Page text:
PureVPN’s No-Log Policy Gets a User Arrested

PureVPN provided logs to the FBI, which led to the arrest of its user.

The popular VPN company known as PureVPN provided the FBI with one of its user’s logs, which resulted in the arrest of hacker Ryan Lin. 

A VPN is used to keep our identities safe and secure; however, in this case, it’s the complete opposite. The popular VPN company known as PureVPN provided the FBI with one of its user’s logs, which helped the agency to his arrest.

The Bureau’s case files included information that was taken from PureVPN and resulted in the capture of Ryan Lin, who is a 24-year-old young adult from New Town Massachusetts. His charges – cyber stalking, cyber harassment, data breaching, and every worst possible thing a hacker can do to damage the victim’s reputation. Lin was arrested for harassing his former tenant along with her family members, her friends and almost everyone she knew.

According to the D of J website, Lin created fake profiles on websites that promoted sexual activity. The information he used creating those profiles was her real name, her intimate and private photos, her personal address and filled her profiles with irrelevant and fake sexual fantasies.

This resulted in many people coming up at her home.

Lin also swat-ed her house, by calling 911 and telling them that there was a bomb in the victim’s house, which naturally resulted in SWAT teams surrounding the house and bashing into her home.

The swatting process resulted in a damaged property and created an embarrassing situation around her surroundings.

“Those who think they can use the Internet to terrorize people and hide behind the anonymity of the net and outwit law enforcement should think again,” stated Acting Assistant Attorney General Blanco. “The Department of Justice will be relentless in its efforts to identify arrest, prosecute, and punish the perpetrators of these horrendous acts and seek justice on behalf of their victims.”

“Mr Lin allegedly carried out a relentless cyberstalking campaign against a young woman in a chilling effort to violate her privacy and threaten those around her,” said Acting U.S. Attorney Weinreb. “While using anonymizing services and other online tools to avoid attribution, Mr Lin harassed the victim, her family, friends, co-workers and roommates, and then targeted local schools and institutions in her community. Mr Lin will now face the consequences of his crimes.”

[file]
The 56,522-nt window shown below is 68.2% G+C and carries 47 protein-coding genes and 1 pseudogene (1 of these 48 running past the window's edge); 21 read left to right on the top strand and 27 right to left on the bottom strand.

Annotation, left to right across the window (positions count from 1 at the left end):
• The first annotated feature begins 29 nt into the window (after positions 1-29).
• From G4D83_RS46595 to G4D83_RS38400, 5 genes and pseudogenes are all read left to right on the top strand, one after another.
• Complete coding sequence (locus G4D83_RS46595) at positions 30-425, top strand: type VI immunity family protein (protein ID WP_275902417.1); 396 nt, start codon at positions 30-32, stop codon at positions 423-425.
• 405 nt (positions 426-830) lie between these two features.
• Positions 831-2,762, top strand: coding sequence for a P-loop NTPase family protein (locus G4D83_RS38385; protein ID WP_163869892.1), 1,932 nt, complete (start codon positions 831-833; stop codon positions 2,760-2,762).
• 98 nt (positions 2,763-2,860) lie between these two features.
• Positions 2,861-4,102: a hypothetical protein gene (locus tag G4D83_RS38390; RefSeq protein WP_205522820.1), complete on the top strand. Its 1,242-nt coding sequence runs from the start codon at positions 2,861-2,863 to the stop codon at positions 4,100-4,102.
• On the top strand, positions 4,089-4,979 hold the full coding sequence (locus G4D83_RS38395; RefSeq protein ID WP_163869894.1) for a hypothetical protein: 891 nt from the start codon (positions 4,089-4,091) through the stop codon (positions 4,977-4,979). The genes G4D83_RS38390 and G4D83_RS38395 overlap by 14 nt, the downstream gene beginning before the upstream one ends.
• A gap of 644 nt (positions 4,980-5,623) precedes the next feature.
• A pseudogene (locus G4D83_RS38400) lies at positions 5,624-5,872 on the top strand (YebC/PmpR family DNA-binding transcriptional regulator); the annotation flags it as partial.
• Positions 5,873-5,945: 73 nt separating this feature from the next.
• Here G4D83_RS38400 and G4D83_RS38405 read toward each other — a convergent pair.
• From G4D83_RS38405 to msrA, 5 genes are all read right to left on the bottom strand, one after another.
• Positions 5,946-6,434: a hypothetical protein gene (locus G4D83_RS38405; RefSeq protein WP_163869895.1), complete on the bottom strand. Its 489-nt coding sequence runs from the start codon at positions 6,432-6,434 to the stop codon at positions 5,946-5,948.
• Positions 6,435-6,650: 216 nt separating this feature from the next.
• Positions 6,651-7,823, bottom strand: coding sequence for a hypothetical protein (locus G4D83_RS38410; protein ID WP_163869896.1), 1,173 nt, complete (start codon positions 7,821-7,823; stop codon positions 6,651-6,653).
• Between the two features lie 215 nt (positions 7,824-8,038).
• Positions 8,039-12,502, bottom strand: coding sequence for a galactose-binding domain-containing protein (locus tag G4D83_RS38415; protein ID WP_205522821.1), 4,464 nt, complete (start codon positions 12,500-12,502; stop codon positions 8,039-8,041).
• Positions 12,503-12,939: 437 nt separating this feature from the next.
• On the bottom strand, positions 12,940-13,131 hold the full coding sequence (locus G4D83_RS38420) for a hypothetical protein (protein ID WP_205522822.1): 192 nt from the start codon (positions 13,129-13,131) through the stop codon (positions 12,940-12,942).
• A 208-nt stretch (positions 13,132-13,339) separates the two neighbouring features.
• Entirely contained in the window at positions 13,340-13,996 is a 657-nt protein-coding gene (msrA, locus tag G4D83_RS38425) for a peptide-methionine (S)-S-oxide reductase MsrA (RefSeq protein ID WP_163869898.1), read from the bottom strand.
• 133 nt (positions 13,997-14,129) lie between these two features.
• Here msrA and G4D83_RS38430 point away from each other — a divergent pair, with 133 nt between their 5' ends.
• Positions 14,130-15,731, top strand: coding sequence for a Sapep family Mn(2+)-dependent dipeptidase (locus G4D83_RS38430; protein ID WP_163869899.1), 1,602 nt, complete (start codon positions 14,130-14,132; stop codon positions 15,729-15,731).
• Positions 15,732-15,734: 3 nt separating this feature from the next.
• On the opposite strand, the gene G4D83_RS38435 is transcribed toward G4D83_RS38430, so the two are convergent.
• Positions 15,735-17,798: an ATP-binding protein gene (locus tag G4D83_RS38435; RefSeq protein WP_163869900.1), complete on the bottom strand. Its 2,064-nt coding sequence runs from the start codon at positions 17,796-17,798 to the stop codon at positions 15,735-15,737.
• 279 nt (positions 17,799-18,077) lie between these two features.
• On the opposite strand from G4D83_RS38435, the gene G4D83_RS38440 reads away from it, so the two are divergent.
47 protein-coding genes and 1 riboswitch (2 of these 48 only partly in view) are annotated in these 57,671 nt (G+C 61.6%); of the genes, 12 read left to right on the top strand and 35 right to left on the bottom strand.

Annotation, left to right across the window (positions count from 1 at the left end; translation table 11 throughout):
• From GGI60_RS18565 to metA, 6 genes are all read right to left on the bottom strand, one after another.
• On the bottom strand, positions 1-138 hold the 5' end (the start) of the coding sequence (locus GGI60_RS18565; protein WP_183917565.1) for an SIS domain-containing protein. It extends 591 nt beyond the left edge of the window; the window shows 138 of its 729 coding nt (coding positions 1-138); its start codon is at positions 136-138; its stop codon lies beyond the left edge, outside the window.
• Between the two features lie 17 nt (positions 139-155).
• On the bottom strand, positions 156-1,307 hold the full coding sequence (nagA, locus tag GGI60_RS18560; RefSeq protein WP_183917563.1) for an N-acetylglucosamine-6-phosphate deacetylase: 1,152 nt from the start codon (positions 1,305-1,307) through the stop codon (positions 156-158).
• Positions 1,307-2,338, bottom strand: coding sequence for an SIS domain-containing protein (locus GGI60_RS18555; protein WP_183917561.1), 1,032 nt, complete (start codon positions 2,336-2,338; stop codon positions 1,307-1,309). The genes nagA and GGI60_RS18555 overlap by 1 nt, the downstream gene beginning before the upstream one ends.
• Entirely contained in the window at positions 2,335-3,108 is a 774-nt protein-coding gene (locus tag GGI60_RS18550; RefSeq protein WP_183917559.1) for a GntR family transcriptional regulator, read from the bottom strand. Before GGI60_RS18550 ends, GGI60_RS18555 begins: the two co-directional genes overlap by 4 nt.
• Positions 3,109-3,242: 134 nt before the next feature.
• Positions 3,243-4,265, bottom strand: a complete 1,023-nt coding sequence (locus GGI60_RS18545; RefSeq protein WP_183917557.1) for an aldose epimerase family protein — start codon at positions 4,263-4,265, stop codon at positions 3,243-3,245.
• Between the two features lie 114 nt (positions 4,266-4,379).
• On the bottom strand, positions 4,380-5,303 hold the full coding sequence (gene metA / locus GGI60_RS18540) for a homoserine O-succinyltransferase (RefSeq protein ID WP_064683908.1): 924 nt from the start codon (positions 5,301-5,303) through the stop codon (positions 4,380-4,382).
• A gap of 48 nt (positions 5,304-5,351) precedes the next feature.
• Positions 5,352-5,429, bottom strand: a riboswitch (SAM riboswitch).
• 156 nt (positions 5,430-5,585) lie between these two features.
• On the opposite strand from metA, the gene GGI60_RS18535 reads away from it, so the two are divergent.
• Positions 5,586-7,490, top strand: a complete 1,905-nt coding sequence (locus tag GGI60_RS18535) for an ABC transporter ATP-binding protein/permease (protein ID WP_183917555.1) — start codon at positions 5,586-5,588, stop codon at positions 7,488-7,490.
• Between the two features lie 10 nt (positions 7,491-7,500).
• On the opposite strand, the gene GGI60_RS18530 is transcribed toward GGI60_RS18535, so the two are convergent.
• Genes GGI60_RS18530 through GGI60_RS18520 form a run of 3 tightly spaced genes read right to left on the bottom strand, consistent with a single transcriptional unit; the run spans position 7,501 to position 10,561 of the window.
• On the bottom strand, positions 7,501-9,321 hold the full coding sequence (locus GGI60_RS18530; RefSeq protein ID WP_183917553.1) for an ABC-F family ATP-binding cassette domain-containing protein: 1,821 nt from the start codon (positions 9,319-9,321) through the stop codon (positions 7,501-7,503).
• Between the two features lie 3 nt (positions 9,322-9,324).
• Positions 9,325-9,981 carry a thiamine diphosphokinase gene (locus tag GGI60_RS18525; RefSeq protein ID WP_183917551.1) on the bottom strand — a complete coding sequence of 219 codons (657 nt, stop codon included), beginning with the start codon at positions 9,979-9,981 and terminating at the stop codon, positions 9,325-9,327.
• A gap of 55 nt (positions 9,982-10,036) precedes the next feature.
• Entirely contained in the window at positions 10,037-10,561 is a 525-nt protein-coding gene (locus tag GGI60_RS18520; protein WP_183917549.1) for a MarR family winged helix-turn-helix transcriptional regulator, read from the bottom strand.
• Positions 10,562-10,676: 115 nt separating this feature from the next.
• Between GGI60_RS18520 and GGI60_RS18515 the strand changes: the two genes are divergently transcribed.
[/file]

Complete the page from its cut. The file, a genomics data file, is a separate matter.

Even though the case is strong against Lin and no one should harass another human being, whether in cyberspace or in reality, but this does not change the fact that a VPN service or any company, in general, should go against their own policy.

It’s the privacy policy that gets the users trust.

FBI’s arrest of Lin is going to raise a lot of questions towards companies providing VPN and anonymity services.

A VPN or virtual proxy network is a system that allows users to send information in a secure and safe manner. The connection is established between your computer, then to VPN server and then to the website you want to visit and vice versa.

This allows for a safe and stable communication, meaning the data is concealed from prying eyes in the middle and also the internet service provider. And PureVPN provides such secure servers across the world, promising its customers that they do not keep logs of the user activity.

“We Do Not monitor user activity nor do we keep any logs. We, therefore, have no record of your activities such as which software you used, which websites you visited, what content you downloaded, which apps you used, etc. after you connected to any of our servers. Our servers automatically record the time at which you connect to any of our servers.” – As stated on PureVPN website.

However, whether or not their website says they do not keep any records, but the reality is that FBI got a lot of help from PureVPN and they did send their logs, which they were not supposed to keep as per their policy.

Source: The Hacker News, Department of Justice, PureVPN (Web Archive)

Saad Salman

Saad Salman

Saad is a freelance writer with an experience of more than 4 years in the online industry. He is a newly qualified chef and on his way to marry the love of his life. He loves to write about technology, politics, science, religion or anything that sparks his interest and enjoys an intellectual conversation about almost anything - writer by the day and reader by the night and a chef in between.
Saad Salman